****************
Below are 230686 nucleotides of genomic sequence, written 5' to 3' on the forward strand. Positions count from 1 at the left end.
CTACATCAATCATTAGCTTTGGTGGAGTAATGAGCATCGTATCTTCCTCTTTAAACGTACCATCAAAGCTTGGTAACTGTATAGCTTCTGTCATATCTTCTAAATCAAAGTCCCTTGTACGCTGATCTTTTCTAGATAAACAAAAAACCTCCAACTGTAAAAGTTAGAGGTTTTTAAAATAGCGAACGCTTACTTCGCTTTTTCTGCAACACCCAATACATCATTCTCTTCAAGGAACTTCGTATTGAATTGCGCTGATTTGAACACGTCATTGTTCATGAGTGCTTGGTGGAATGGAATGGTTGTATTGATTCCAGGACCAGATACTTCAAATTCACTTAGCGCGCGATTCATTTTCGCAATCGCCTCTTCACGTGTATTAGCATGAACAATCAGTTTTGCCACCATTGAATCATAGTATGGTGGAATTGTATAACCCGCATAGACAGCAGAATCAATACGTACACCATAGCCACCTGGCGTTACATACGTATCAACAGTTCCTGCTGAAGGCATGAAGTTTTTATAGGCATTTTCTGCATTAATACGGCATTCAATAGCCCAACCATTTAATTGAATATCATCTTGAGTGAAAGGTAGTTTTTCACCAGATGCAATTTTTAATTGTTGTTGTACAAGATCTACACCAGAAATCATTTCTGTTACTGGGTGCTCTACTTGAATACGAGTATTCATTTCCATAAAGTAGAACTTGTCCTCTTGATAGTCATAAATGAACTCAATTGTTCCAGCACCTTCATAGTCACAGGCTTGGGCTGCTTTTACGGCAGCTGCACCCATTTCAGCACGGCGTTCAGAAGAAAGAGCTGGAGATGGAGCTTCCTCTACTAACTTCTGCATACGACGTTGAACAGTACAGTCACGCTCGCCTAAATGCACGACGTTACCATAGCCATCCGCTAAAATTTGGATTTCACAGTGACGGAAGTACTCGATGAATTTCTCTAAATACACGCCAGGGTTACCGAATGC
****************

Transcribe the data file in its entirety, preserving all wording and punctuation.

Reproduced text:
Below are 230686 nucleotides of genomic sequence, written 5' to 3' on the forward strand. Positions count from 1 at the left end.
CTACATCAATCATTAGCTTTGGTGGAGTAATGAGCATCGTATCTTCCTCTTTAAACGTACCATCAAAGCTTGGTAACTGTATAGCTTCTGTCATATCTTCTAAATCAAAGTCCCTTGTACGCTGATCTTTTCTAGATAAACAAAAAACCTCCAACTGTAAAAGTTAGAGGTTTTTAAAATAGCGAACGCTTACTTCGCTTTTTCTGCAACACCCAATACATCATTCTCTTCAAGGAACTTCGTATTGAATTGCGCTGATTTGAACACGTCATTGTTCATGAGTGCTTGGTGGAATGGAATGGTTGTATTGATTCCAGGACCAGATACTTCAAATTCACTTAGCGCGCGATTCATTTTCGCAATCGCCTCTTCACGTGTATTAGCATGAACAATCAGTTTTGCCACCATTGAATCATAGTATGGTGGAATTGTATAACCCGCATAGACAGCAGAATCAATACGTACACCATAGCCACCTGGCGTTACATACGTATCAACAGTTCCTGCTGAAGGCATGAAGTTTTTATAGGCATTTTCTGCATTAATACGGCATTCAATAGCCCAACCATTTAATTGAATATCATCTTGAGTGAAAGGTAGTTTTTCACCAGATGCAATTTTTAATTGTTGTTGTACAAGATCTACACCAGAAATCATTTCTGTTACTGGGTGCTCTACTTGAATACGAGTATTCATTTCCATAAAGTAGAACTTGTCCTCTTGATAGTCATAAATGAACTCAATTGTTCCAGCACCTTCATAGTCACAGGCTTGGGCTGCTTTTACGGCAGCTGCACCCATTTCAGCACGGCGTTCAGAAGAAAGAGCTGGAGATGGAGCTTCCTCTACTAACTTCTGCATACGACGTTGAACAGTACAGTCACGCTCGCCTAAATGCACGACGTTACCATAGCCATCCGCTAAAATTTGGATTTCACAGTGACGGAAGTACTCGATGAATTTCTCTAAATACACGCCAGGGTTACCGAATGC